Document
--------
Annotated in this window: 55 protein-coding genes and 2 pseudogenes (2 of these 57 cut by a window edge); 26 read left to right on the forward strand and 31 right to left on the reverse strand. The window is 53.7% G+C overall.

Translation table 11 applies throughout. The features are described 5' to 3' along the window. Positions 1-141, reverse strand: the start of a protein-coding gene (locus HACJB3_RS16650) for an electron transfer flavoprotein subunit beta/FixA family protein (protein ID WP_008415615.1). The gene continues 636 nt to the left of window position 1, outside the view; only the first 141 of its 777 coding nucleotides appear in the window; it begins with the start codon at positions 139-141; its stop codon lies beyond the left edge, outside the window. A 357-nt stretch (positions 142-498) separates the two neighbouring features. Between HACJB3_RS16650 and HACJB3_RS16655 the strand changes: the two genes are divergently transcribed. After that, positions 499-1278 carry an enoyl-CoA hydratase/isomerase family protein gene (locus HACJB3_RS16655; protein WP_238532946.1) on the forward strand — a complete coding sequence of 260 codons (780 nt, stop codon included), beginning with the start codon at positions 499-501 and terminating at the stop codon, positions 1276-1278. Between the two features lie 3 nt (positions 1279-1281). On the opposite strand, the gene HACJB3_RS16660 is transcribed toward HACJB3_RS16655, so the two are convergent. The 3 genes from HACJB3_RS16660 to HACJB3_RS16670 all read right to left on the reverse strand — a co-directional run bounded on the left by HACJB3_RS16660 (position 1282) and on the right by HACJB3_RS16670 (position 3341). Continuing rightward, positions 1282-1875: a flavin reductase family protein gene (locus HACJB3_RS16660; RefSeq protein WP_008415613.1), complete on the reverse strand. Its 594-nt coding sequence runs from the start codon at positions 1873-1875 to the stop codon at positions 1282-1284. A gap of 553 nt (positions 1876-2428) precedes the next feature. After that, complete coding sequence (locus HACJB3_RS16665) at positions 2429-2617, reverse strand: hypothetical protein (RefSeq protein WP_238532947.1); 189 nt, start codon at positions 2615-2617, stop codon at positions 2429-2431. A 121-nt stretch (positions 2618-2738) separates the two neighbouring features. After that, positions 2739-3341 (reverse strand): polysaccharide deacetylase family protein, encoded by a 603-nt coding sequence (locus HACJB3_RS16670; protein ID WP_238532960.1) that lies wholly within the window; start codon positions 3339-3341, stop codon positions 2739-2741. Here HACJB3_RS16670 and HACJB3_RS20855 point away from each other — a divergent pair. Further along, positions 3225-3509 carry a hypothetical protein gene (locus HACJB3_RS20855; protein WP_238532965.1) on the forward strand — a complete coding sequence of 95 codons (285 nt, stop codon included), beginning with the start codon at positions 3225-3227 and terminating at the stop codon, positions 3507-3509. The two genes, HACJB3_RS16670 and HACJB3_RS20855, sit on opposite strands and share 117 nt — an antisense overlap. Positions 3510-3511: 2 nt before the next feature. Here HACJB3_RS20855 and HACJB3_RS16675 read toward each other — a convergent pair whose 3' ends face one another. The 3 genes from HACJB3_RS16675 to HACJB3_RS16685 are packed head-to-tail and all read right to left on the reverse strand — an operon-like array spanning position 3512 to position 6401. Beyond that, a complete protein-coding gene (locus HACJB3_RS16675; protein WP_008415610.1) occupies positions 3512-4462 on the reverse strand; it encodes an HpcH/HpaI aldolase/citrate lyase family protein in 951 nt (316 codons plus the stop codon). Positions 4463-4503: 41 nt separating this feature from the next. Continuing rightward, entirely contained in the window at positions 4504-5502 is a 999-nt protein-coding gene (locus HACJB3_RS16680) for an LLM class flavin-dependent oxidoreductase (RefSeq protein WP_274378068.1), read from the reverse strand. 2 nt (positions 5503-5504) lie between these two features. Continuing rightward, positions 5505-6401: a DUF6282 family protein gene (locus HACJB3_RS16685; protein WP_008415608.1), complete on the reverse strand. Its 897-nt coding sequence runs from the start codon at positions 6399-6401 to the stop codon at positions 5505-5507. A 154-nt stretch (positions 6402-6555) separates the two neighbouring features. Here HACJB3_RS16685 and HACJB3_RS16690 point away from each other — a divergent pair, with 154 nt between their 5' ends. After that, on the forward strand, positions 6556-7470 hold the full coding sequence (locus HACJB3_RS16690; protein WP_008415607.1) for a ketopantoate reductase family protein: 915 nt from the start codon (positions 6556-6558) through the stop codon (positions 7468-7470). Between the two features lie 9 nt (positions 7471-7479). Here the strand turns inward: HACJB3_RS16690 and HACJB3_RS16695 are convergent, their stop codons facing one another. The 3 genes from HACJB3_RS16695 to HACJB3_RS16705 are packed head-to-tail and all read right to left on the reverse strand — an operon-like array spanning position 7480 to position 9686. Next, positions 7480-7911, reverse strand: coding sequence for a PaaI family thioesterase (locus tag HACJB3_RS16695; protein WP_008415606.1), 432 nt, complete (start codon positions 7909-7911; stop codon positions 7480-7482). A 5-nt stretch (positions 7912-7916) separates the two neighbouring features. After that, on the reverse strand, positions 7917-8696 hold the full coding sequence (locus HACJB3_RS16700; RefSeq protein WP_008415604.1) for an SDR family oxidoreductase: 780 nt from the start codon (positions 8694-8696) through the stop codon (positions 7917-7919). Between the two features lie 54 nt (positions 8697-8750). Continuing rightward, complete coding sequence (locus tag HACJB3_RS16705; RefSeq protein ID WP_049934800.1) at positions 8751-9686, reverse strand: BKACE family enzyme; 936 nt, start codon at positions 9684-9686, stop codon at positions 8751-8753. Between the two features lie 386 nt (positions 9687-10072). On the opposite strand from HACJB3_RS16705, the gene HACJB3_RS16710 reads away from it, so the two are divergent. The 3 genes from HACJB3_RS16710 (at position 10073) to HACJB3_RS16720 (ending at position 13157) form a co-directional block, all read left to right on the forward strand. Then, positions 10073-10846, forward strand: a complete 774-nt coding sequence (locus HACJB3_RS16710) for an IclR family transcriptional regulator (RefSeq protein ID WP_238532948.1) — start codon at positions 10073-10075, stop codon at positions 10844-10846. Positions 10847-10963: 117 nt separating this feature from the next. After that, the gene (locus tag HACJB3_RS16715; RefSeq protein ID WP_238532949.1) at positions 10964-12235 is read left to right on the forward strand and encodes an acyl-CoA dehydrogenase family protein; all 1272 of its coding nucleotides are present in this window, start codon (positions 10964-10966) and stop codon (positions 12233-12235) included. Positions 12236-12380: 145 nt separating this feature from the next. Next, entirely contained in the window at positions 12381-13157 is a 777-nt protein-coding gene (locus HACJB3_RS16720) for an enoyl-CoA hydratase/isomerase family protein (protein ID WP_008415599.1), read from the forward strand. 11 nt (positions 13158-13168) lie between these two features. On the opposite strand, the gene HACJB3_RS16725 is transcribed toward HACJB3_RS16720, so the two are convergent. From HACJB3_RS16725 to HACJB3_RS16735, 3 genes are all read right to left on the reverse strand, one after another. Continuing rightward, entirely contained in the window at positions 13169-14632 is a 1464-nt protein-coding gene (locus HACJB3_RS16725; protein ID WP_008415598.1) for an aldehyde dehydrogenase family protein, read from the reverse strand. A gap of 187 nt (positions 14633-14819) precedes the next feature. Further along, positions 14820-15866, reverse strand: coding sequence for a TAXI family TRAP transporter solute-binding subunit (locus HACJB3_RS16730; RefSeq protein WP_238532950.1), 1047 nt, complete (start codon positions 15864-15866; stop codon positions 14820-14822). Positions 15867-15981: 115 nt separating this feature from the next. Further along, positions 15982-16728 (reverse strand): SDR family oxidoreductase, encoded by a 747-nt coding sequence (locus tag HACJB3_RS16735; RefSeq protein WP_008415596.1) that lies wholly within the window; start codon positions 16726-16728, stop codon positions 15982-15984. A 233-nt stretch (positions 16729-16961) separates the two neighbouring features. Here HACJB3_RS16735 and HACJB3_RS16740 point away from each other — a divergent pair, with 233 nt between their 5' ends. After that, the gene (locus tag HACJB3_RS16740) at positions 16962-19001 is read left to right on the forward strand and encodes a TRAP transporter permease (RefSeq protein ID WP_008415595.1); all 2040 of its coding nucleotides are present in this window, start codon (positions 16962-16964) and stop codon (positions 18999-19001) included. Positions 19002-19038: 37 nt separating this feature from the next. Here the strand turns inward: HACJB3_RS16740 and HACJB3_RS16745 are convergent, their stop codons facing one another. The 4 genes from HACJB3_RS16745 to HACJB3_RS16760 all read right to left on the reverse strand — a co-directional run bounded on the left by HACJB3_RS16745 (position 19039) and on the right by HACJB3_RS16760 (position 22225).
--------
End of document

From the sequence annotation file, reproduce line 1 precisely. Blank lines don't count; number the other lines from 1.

Annotated in this window: 55 protein-coding genes and 2 pseudogenes (2 of these 57 cut by a window edge); 26 read left to right on the forward strand and 31 right to left on the reverse strand. The window is 53.7% G+C overall.